Why Is Prostitution Justified

1949 Words 8 Pages
Brittany Delgado
Phil 005
Professor R. Majeed
12/7/14
Is prostitution ever morally justified? Discuss with reference to Lars O. Ericsson’s (1980) paper, ‘Charges Against Prostitution’ in Ethics.

A myriad of definitions for prostitution exist, but simply put it’s the act of selling and buying sex. A second description is that it involves an exchange of money for sex between two people who have no legal, moral, or emotional attachment to one another (). There are many different modern day types of prostitution such as escorts, streetwalkers, and people who are pimped/trafficked. Whether prostitution is ever morally justified is a hot topic for debate among many, including philosophers. Although several ethical theories have added to this debate,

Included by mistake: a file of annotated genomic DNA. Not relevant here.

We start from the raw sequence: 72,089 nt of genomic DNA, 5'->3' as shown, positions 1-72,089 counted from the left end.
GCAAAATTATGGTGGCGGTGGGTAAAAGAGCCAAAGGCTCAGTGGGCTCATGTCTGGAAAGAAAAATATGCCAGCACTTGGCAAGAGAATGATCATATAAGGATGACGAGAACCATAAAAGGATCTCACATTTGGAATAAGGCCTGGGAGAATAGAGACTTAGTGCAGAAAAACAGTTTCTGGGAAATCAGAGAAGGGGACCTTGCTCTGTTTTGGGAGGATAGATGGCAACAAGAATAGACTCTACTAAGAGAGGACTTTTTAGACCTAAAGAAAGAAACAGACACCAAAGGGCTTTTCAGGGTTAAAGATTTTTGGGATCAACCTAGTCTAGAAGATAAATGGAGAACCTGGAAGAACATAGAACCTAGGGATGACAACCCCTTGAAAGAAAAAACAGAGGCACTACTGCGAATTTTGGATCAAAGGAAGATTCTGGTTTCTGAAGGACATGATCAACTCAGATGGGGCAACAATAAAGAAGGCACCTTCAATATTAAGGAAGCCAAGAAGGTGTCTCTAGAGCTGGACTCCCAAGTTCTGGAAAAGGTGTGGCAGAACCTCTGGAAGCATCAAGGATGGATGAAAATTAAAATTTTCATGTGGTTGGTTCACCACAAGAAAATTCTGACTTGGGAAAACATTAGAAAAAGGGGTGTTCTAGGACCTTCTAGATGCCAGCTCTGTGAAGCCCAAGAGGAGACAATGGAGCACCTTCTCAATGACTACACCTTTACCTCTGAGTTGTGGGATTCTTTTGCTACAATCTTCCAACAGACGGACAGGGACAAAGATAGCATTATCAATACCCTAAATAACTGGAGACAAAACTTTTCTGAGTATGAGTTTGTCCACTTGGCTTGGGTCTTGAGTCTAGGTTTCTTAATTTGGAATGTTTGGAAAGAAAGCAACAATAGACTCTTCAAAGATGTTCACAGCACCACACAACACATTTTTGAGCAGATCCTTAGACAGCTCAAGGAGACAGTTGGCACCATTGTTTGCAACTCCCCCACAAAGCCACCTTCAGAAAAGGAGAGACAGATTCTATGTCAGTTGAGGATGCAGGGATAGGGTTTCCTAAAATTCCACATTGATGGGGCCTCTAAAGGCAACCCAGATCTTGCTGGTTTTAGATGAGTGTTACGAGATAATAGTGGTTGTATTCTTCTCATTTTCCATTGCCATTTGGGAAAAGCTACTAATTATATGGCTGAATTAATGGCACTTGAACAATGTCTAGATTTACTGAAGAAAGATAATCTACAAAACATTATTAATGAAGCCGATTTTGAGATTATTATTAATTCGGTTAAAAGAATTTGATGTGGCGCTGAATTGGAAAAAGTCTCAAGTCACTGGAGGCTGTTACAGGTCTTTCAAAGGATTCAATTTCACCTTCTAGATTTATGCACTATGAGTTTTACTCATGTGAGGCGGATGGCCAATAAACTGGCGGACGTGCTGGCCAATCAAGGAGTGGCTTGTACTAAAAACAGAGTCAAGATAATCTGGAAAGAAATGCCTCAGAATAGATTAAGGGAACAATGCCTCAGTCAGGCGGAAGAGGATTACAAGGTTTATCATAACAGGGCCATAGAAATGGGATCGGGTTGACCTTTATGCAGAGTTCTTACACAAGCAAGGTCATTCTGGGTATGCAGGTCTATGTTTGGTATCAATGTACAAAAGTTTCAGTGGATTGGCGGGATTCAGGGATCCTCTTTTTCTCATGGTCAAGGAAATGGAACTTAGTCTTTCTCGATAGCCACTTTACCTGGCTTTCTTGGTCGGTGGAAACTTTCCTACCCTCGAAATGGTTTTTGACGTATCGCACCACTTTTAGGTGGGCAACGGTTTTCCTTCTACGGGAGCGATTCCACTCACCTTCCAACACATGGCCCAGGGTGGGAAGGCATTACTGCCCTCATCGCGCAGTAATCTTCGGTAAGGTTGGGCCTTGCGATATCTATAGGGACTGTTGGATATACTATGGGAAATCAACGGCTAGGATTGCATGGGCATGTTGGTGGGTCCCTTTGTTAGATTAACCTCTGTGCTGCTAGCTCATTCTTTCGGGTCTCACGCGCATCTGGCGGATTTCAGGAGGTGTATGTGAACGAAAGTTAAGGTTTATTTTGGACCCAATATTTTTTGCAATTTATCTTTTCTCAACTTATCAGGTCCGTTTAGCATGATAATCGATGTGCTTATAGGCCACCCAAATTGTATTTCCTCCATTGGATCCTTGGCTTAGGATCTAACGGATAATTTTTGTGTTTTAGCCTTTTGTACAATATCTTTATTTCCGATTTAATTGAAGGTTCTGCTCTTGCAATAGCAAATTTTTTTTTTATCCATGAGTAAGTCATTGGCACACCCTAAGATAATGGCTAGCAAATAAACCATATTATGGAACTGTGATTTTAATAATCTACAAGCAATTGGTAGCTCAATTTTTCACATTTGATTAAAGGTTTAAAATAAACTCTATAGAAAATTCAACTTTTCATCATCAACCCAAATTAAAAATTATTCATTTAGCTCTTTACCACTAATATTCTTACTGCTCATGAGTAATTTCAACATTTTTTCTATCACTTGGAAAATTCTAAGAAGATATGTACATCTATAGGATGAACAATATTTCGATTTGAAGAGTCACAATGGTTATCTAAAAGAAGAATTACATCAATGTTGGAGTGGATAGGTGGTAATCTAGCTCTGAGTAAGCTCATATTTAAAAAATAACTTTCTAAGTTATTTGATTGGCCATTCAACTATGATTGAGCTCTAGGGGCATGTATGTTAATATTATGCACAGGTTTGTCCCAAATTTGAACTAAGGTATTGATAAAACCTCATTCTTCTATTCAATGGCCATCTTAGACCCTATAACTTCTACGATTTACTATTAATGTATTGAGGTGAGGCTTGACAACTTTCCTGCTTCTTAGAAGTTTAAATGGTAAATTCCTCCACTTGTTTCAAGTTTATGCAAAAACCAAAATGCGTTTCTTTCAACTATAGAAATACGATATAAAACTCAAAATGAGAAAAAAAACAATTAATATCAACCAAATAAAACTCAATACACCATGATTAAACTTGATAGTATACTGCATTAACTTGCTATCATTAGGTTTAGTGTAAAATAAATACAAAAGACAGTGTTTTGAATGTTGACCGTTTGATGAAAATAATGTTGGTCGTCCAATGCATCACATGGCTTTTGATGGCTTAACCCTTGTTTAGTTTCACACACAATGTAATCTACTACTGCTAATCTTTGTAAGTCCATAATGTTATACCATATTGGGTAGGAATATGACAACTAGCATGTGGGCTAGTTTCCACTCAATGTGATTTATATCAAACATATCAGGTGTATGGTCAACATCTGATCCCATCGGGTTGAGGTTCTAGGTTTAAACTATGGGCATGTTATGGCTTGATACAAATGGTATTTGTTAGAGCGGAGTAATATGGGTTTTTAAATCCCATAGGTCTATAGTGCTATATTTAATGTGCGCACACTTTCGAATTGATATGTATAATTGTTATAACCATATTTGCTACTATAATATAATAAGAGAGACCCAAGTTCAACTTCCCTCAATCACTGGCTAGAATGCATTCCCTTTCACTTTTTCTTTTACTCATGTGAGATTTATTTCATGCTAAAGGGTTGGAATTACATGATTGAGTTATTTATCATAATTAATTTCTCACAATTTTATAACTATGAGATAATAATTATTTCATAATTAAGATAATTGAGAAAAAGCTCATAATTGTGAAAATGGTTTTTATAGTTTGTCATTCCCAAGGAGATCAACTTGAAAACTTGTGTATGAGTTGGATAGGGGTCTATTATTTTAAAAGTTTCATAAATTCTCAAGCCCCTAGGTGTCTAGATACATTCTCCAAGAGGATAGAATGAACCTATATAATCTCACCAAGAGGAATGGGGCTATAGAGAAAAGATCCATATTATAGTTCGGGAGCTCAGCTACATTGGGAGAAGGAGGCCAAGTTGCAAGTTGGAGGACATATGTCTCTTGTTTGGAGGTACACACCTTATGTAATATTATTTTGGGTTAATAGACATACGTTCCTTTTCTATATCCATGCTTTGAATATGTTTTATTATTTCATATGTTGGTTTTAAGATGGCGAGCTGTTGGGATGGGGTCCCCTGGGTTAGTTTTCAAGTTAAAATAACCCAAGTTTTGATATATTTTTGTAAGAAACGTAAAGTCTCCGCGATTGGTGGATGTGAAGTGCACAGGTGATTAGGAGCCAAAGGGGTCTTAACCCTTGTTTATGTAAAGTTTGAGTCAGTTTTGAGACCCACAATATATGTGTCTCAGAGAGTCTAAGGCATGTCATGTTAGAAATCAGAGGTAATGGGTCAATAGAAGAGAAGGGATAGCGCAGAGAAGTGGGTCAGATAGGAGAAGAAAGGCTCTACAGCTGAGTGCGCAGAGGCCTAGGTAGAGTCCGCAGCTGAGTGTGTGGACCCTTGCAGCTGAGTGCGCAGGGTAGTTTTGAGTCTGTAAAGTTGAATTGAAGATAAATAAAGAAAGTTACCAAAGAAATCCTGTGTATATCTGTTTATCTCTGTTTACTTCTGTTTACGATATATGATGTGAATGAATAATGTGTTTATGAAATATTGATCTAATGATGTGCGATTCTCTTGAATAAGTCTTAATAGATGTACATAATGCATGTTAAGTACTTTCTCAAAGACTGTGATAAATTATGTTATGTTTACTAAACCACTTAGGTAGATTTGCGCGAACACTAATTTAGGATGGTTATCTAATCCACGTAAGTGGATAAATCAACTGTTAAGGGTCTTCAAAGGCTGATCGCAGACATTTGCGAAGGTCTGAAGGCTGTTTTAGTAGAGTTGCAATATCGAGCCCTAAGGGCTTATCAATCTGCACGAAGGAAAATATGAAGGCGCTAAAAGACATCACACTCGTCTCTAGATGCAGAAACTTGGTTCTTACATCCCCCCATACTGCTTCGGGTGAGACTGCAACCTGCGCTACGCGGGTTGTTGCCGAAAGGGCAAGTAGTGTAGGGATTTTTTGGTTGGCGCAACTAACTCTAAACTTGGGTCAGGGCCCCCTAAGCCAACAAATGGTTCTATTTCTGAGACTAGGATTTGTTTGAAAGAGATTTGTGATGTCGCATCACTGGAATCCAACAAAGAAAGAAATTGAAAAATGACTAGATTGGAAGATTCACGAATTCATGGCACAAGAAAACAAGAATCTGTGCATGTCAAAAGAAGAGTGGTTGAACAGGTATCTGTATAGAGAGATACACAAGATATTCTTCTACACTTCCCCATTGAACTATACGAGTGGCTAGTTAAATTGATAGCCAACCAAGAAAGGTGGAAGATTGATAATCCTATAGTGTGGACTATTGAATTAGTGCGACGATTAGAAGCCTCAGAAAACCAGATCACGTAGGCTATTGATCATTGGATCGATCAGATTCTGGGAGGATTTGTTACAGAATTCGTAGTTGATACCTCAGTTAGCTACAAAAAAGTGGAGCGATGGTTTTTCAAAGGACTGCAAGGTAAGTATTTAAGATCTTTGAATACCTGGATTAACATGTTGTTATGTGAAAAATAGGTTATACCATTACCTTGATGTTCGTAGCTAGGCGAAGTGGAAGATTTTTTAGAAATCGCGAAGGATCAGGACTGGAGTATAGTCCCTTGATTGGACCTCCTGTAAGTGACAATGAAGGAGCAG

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Leviticus 19:29 states “Do not degrade your daughter by making her a prostitute”. Clearly this expresses the belief that being a prostitute is degrading and also that no one is allowed to make her/force her to be one. This quote also provides a great lead into the debate of whether or not prostitution is degrading to women. According to scripture it most definitely is and a second passage exemplifies it. The degradation involved in prostitution is so serious that Leviticus 21:9 declares, “If a priest’s daughter defiles herself by becoming a prostitute, she disgraces her father; she must be burned in the fire.” By partaking in prostitution a woman ruins herself and brings disgrace to her family. These actions are repulsive to God, meaning that by DCT beliefs they are also immoral. Simply put, P1) If an action is not commanded by God, then it is morally unjustifiable P2) Prostitution is not commanded by God C) Prostitution is morally unjustifiable. Moreover, the reference to daughter in the two examples function to remind us that each prostitute is someone’s daughter. She is not just some object with sexual attributes and is immensely important to her family and parents. Her well being is their wish and her misfortune is their worry. Reference to familial ties and the idea that a woman is more than a sexual object seek to remind people that a man who uses a prostitute is not only degrading a “woman”, but also a “daughter”. A counterargument to the unacceptability of prostitution can be found in Lars O. Ericsson’s paper, in which he presents the idea that prostitution can sometimes be economically liberating. In comparison to a housewife, at least call girls are financially independent from their male counterparts. Further, in instances when she has a pimp, she is the “breadwinner” of the two. Being able to take care of yourself on your own can be empowering, and some prostitutes view their way of

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